• A security researcher found that password management app LastPass is tracking Android users with seven distinct trackers, including a service that can help track people across the web.
  • The researcher explained that including trackers in apps that protect sensitive information like password management could be risky for the user.
  • Other services have no built-in trackers, or they’re fewer than LastPass.

A few weeks ago, I told you that it was probably time you started paying for LastPass or any password management app you might be considering. This type of app is a must-have on smartphones and desktops and deserves the premium experience, whether that means paying for a license outright or going for the subscription model. I said that you should be paying for LastPass as the company announced plans to cripple the free tier.

Soon, LastPass users who aren’t paying for LastPass features will have to choose between mobile-only or desktop-only experiences. To get both, you need a subscription. I’m now going to tell you it’s probably time you ditched LastPass and replaced it with something else. That’s because the app is tracking users on Android, which could be a massive security issue on a service meant to guard incredibly sensitive data.

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German security researcher Mike Kuketz found that the Android LastPass app contains seven distinct trackers, recommending users to uninstall the app and move to a different password manager.

LastPass uses four Google trackers for analytics and crash reporting and three trackers made by AppsFlyer, MixPanel, and Segment. The Register reports that Segment collects data for marketing teams, offering a “single view of the customer.” The company can profile users and connect their activity across platforms.

The problem isn’t that LastPass might be looking into making money by tracking free users — assuming that LastPass would want to do that. It’s the fact that LastPass has to include tracking code into the app to do it. But Kuketz said that even LastPass can’t know what sort of data a tracker collects, and integrating such code in the app is a privacy and security risk. According to the researcher, trackers like the ones LastPass is using should not be found in password management apps.

Kuketz found that the tracker collects details about the device being used, mobile operator, Last Pass account, and Google Advertising ID. The data also shows when passwords are created and what type they are, although actual usernames or passwords were not found in traffic. There’s no way for the user to opt out of this tracking, and LastPass will not tell you that it collects data, the researcher said. The trackers will collect data from all users, regardless of whether they’re on a free or paid tier.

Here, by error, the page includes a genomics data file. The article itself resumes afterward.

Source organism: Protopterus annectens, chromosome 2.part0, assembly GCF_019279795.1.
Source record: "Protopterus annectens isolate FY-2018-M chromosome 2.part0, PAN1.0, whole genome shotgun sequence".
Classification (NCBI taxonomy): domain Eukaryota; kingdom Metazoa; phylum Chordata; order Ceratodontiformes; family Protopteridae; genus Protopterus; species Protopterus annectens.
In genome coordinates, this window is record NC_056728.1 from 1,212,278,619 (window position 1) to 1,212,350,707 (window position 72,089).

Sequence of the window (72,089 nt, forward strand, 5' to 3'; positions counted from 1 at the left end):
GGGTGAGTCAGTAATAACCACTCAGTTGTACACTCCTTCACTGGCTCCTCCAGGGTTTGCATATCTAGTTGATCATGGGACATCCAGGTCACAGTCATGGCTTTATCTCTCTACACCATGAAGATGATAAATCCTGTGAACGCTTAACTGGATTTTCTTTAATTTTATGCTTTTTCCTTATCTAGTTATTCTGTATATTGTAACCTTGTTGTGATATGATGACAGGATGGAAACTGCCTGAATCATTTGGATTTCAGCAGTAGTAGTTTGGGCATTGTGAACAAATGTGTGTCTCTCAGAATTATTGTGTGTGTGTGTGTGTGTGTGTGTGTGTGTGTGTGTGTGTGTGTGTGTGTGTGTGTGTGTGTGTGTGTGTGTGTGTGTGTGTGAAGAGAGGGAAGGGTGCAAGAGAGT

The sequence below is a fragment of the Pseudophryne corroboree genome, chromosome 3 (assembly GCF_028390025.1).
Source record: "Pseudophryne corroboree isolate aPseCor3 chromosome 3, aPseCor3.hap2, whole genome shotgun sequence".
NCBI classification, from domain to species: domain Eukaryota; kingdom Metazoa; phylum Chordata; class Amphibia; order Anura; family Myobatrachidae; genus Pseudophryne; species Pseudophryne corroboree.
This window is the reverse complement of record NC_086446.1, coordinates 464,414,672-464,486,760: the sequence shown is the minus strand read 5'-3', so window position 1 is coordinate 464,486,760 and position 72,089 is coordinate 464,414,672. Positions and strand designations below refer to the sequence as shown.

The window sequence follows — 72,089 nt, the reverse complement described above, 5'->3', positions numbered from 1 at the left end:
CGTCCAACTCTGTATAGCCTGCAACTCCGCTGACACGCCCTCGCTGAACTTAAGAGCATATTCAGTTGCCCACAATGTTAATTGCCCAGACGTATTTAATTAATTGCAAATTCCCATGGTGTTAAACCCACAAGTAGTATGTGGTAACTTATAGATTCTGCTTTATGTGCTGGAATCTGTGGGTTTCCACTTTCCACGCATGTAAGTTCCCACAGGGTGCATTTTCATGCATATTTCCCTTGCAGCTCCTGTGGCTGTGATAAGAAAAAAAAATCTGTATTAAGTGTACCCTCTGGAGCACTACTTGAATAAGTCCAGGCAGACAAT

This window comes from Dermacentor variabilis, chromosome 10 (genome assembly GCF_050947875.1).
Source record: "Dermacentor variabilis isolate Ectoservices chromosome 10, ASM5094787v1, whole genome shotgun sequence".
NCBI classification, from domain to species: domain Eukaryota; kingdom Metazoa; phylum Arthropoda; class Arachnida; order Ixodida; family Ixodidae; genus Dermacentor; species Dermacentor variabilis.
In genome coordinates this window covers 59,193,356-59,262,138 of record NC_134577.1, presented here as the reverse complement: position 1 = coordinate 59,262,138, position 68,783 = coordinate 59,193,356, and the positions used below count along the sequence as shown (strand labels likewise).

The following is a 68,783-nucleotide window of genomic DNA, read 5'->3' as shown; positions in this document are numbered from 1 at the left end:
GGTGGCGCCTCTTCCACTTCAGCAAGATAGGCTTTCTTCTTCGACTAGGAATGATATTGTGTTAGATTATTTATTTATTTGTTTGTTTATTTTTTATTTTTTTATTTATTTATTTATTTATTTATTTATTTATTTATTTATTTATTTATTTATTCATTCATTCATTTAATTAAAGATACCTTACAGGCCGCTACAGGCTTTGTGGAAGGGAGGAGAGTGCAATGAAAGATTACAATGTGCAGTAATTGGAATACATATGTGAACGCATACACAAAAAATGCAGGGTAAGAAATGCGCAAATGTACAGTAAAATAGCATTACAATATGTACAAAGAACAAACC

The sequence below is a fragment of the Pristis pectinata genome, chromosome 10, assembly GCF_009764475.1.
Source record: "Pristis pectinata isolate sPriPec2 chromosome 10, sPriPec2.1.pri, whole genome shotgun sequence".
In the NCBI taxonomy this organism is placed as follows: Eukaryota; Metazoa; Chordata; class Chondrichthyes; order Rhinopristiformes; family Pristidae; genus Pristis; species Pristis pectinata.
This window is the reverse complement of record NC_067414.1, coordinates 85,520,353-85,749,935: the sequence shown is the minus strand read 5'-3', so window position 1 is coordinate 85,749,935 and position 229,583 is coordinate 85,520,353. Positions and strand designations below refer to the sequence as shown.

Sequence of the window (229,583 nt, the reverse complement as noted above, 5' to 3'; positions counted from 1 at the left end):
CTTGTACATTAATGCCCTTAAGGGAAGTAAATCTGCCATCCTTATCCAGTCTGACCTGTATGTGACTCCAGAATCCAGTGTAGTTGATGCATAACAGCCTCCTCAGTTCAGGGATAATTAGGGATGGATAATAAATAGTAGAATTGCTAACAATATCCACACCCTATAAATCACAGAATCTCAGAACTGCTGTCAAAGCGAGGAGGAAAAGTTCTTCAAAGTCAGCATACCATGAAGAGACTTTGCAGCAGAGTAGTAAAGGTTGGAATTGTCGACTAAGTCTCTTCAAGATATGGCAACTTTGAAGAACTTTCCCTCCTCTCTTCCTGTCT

The Register points out that LastPass rivals 1Password and KeePass do not have any trackers. Bitwarden has two trackers, and Dashlane has four.

LastPass told the blog that “no sensitive personally identifiable user data or vault activity could be passed through these trackers. These trackers collect limited aggregated statistical data about how you use LastPass, which is used to help us improve and optimize the product.”

The company says there is a way of opting out. “All LastPass users, regardless of browser or device, are given the option to opt-out of these analytics in their LastPass Privacy Settings, located in their account here: Account Settings > Show Advanced Settings > Privacy. We are continuously reviewing our existing processes and working to make them better to comply, and exceed, the requirements of current applicable data protection standards.”

The problem is the user isn’t even asked whether he or she agrees to the data transfer.

Even so, moving to a different password manager might be the better move.

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Chris Smith started writing about gadgets as a hobby, and before he knew it he was sharing his views on tech stuff with readers around the world. Whenever he's not writing about gadgets he miserably fails to stay away from them, although he desperately tries. But that's not necessarily a bad thing.